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Old 01-06-2013, 11:52 AM   #61
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Re: So whats the big deal with making sure babies gender conform?

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I gave my daughter a "boy" name - I guess she will struggle with statements the rest of her life. Lol.
I gave my daughter a boy name too, then it turned out to be the most popular girl name a few years later. In high school, her band group has 125 kids, 42 of them were named Jordan, Jordyn, or Jordin.

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Old 01-06-2013, 12:08 PM   #62
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I don't care if my boys play with "girl" toys or like pink, but I wouldn't go out and buy them pink clothes with flowers and butterflies. (Unless they specifically asked for it , which they wouldn't). My oldest is a Barony and collects my little pony figures and stuff. My two youngest love princesses (even asked for Cinderella for xmas). So I am pretty open minded for the most part (and def wasn't raised that way!). But I still can't bring myself to buy girly diapers lol.
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Old 01-06-2013, 12:21 PM   #63
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I love your daughter's name - it was on my short list. Is it for Jane Austen, or did you just love it?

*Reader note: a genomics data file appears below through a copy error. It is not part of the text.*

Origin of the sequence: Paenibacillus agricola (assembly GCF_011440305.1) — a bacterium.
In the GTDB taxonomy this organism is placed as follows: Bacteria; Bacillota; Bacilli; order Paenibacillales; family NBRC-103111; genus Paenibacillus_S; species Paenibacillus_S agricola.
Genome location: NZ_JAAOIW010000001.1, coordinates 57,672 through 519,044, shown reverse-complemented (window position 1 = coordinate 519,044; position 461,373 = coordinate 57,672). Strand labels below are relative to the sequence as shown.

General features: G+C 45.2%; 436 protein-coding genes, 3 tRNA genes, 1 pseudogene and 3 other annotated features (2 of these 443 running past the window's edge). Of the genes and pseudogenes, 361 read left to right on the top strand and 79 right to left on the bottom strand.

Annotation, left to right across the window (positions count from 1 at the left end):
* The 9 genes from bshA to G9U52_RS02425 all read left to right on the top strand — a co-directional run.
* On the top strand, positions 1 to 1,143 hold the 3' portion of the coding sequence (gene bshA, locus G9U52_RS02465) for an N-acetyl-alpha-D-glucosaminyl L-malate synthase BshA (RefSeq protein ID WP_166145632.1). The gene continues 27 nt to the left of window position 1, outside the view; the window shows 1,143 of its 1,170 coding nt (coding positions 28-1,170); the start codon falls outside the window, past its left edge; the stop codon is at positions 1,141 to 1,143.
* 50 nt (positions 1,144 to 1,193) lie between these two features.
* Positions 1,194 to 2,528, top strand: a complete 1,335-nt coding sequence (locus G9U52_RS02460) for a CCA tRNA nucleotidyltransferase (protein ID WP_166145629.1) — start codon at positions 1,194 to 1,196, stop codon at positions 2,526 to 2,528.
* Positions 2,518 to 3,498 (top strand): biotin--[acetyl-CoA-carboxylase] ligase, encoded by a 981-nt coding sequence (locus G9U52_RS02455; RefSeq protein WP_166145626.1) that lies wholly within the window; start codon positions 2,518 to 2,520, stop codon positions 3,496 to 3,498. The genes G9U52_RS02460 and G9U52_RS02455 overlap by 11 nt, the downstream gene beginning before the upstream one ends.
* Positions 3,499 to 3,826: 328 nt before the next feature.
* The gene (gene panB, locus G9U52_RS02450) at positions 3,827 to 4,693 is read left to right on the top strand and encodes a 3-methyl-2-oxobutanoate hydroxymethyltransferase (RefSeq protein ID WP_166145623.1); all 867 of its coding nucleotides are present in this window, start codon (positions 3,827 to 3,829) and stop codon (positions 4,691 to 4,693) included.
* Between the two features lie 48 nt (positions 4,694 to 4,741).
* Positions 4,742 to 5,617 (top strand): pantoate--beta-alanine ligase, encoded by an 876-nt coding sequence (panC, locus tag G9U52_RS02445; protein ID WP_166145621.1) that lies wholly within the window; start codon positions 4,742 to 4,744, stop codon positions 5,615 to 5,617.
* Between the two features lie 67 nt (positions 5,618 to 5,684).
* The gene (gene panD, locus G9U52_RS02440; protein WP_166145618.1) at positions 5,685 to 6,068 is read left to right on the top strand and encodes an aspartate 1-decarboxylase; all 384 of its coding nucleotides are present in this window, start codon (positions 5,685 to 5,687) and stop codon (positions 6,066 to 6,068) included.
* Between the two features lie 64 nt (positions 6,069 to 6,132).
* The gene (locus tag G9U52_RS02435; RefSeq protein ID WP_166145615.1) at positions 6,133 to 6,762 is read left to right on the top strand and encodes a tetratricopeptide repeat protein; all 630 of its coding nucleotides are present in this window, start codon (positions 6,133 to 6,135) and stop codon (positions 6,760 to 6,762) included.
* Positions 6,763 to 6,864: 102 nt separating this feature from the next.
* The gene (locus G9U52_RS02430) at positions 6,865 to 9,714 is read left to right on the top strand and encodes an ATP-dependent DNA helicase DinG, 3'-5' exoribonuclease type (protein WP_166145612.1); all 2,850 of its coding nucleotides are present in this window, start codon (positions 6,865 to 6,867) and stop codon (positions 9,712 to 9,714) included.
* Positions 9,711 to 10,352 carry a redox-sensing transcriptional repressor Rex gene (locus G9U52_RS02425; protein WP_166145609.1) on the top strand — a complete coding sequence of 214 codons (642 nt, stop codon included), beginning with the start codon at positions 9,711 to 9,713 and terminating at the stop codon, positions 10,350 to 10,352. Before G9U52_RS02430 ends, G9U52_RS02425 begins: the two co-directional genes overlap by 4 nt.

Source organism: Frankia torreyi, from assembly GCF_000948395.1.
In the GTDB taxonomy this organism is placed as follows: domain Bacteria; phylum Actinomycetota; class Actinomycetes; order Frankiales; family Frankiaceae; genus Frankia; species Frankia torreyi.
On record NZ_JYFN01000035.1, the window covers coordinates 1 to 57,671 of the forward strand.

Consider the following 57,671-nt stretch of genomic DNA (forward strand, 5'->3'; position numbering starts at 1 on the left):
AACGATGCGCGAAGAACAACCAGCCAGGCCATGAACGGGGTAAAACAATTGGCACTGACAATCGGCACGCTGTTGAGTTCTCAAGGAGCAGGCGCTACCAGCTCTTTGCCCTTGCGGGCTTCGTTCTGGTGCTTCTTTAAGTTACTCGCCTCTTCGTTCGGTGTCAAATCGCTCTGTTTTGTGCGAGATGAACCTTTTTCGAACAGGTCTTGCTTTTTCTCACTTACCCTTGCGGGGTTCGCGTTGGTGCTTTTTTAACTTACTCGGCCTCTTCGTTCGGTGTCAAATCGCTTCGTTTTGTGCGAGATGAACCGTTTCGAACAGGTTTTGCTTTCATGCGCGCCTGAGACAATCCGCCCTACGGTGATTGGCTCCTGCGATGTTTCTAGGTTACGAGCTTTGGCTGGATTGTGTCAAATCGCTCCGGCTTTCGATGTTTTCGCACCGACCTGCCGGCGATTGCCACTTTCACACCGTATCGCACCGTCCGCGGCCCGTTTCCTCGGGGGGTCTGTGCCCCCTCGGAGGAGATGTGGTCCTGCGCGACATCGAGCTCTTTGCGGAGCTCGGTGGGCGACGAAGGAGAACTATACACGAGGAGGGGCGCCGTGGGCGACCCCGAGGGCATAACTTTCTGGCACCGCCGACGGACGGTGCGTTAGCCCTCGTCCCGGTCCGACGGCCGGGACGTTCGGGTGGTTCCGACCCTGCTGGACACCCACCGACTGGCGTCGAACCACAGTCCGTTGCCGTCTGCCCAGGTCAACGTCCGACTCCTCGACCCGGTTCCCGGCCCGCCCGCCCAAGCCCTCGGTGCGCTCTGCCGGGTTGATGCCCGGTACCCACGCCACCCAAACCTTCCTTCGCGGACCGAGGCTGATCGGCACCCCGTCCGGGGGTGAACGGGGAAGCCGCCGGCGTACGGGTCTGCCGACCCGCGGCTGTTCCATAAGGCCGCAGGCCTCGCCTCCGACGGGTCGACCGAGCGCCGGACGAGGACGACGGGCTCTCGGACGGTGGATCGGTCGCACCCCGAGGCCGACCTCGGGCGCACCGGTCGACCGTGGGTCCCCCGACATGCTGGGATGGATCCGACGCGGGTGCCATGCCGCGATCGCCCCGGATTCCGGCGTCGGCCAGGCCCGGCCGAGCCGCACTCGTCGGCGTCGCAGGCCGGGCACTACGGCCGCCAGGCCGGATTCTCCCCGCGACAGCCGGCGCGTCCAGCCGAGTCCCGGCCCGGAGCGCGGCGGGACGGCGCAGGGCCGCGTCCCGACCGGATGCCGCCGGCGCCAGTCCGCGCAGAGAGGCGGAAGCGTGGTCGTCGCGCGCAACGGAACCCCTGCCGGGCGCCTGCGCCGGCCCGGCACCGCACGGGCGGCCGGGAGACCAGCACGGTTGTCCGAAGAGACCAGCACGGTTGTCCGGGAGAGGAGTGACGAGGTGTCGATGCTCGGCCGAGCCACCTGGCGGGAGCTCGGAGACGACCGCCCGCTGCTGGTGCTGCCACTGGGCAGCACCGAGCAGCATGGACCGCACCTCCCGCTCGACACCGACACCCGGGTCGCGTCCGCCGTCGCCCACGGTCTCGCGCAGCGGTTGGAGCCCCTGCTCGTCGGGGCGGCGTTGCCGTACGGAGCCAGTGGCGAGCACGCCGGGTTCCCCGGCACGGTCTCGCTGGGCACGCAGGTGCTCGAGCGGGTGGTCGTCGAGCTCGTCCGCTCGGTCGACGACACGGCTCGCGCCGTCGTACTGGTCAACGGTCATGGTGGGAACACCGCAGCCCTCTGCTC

Primarily for my brother who is currently overseas, but also because Jane isn't so shabby and I just love it. My brother was one of my huge supporters during my six year journey to have my daughter and deployed before she was born.

If my kid is anything like me she won't give a bleep if someone comments on her boy name. She will be too busy living life to be bothered by what those around her may think of the girl with the boy name.
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Old 01-06-2013, 12:24 PM   #64
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I guess I'm "closed-minded" then cause I love genders to stay different. I don't understand this current philosophy that boys need to be feminine and girls need to be manly. What's so bad about gender roles? BUT obviously we each have our own opinion.
For me it's not about making my son be girly. It's about not MAKING my son be ANYTHING.

If he likes playing with dolls, cool, he doesn't need a vagina to play with them. If his favorite color is pink, great, I don't know why colors are assigned genders.

I'm not willing to teach him that liking certain objects, colors, or themes makes him any less of who he is.
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Old 01-06-2013, 03:15 PM   #65
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Re: So whats the big deal with making sure babies gender conform?

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All studies I have read point to the fact that while sex may be inherent, gender is taught. Gender roles (which include things like trucks=boy and pink=girl) are 100% socialization.

This stuff doesn't just happen on its own. We teach it. Which makes me wonder why we do?